- U.S. Consul General Claire Pierangelo hosts first cohort of U.S. sponsored Tony Elumelu Foundation alumni.
- The US consulate reiterates the importance of Nigeria’s entrepreneurs to the prosperity of the continent.
- In October 2019, the United States government in October partnered with the Tony Elumelu Foundation to promote entrepreneurship initiatives in Nigeria, through a public diplomacy grant of $105,000.
U.S. Consul General Claire Pierangelo on Tuesday reiterated the importance of Nigeria’s entrepreneurs to the continued growth of economies in the West African sub-region and the prosperity of the continent.
Speaking at a one-day capacity-building seminar for the first cohort of U.S. sponsored Tony Elumelu Foundation alumni, Ms. Pierangelo noted that population trends in Africa’s largest economy will not only mean that Nigeria could become the world’s third most populous country by 2050, but events in the country could have wide-ranging global repercussions going forward.
“If Nigeria is successful, its extremely young population will represent a tremendous source of productive labour and an extremely attractive market for a variety of products and services. Its success will be Africa’s success and the world will also benefit from the creativity and resourcefulness of its people,” Pierangelo observed.
“That is why the government of the United States cares so deeply about supporting entrepreneurship in Nigeria. Right now, according to sources, small to medium-sized enterprises run by entrepreneurs create about eighty –five percent of all jobs in this country. We are therefore committed to working with you and our local partners, including the Tony Elumelu Foundation, to help you maximize opportunities to use your drive and skills to create a better Nigeria for all of us,” she added.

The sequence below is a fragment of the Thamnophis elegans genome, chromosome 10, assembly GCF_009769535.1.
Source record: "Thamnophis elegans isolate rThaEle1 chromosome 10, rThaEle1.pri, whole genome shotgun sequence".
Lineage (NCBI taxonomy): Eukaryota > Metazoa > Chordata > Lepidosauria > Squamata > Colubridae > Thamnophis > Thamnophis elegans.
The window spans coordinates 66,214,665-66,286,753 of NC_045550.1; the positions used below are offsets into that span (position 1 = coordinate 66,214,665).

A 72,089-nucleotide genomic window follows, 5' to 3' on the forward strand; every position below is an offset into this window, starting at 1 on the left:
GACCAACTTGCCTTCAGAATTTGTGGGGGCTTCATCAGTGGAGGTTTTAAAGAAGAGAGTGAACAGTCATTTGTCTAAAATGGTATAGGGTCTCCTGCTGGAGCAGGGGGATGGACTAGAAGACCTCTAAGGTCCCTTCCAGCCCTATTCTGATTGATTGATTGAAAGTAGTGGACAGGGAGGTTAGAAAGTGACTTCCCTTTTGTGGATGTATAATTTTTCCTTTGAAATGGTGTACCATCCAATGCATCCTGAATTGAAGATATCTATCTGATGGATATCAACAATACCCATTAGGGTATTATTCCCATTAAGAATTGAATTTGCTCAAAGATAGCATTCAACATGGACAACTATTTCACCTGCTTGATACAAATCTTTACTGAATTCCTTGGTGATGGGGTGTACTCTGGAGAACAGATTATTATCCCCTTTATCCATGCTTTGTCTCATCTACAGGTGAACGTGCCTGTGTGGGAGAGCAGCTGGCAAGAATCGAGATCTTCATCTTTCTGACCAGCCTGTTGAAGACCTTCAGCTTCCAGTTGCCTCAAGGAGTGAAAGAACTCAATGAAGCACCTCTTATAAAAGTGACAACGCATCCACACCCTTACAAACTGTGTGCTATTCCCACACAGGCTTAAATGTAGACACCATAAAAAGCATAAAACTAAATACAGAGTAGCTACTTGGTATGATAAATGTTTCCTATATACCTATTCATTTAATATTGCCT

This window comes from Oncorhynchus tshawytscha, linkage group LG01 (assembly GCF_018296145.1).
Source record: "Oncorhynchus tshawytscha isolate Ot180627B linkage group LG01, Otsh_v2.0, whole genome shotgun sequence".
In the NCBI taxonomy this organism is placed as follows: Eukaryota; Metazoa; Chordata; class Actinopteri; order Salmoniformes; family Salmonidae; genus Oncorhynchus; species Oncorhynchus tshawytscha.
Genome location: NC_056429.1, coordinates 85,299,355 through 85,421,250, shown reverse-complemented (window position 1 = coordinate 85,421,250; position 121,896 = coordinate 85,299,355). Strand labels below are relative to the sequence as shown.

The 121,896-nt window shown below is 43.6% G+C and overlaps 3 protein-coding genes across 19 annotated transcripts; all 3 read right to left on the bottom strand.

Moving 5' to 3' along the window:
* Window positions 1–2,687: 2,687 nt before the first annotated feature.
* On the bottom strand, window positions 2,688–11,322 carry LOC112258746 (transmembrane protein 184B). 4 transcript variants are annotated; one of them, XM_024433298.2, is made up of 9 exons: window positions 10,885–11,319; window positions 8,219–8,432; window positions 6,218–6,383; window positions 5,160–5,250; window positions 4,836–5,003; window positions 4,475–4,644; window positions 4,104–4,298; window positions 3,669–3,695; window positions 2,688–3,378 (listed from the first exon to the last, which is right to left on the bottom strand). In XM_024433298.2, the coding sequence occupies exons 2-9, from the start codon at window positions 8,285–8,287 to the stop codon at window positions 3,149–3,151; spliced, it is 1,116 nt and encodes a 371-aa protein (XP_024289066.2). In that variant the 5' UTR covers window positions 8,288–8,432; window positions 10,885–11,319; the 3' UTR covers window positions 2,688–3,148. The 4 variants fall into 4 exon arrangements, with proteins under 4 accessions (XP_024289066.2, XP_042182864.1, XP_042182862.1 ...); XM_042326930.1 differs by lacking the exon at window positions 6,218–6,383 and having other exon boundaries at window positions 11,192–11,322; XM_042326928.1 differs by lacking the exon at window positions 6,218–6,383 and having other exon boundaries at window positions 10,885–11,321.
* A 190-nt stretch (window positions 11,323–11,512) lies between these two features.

The Chief Executive Officer of the Tony Elumelu Foundation, Ms. Ifeanyinwa Ugochukwu, who expressed the organization’s appreciation for the partnership with the U.S. Consulate General, highlighted the importance of strategic alliances for the country’s sustained economic development.
“It is clear that development aid does not solve economic problems, handouts never work in the long-term and no developed country does government shoulder economic burdens alone. On the other hand, partnerships such as this support the job-creating, solution-driven mentality which Nigeria needs to lift itself,” she pointed out.
The seminar also included a presentation on “Globalization and Nigeria” by John Doggett, a Senior Lecturer at the McCombs School of Business, the University of Texas at Austin. It concluded with a panel discussion on the “Key to Success” featuring Olori Anita Ololade Odozi, fashion entrepreneur; Adebola Williams, Co-Founder of Red Media Africa; AfricanFarmer Mogaji, CEO of AfricanFarmer; and Omowale Ogunrinde, CEO of Field of Skills and Dreams.
The United States Government in October 2019 announced its partnership with the Tony Elumelu Foundation to promote entrepreneurship initiatives in Nigeria, through a public diplomacy grant of $105,000 or approximately N37.8 million.